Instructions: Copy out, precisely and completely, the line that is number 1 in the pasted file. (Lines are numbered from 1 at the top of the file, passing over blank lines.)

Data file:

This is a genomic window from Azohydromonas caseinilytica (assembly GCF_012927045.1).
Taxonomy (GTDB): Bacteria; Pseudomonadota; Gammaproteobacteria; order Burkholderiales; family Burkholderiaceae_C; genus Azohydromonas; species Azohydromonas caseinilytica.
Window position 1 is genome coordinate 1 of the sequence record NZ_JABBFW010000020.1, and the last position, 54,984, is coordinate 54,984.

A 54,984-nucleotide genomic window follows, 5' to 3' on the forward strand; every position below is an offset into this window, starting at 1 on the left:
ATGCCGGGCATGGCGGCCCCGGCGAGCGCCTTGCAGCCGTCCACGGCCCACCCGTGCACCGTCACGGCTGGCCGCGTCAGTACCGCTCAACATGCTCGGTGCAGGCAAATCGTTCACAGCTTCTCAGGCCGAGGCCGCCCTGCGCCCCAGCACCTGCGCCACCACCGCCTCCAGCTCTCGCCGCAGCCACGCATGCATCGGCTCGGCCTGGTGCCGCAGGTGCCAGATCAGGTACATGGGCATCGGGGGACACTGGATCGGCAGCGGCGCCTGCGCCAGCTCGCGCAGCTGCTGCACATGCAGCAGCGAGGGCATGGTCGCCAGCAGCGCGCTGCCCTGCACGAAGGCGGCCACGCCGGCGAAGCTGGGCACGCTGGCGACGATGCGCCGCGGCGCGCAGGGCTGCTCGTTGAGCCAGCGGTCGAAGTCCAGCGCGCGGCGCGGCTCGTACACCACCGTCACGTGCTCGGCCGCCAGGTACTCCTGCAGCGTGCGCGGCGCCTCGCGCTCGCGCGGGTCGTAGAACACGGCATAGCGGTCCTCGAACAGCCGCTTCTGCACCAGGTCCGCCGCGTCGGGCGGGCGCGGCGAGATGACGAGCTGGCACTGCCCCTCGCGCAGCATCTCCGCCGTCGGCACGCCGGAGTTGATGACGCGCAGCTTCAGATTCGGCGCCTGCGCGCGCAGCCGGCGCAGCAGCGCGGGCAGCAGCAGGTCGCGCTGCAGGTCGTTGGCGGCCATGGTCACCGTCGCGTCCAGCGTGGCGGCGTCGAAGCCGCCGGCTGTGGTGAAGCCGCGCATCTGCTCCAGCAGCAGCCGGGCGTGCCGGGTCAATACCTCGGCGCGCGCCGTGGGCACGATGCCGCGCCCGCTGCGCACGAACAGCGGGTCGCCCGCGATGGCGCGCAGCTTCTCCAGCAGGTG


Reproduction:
This is a genomic window from Azohydromonas caseinilytica (assembly GCF_012927045.1).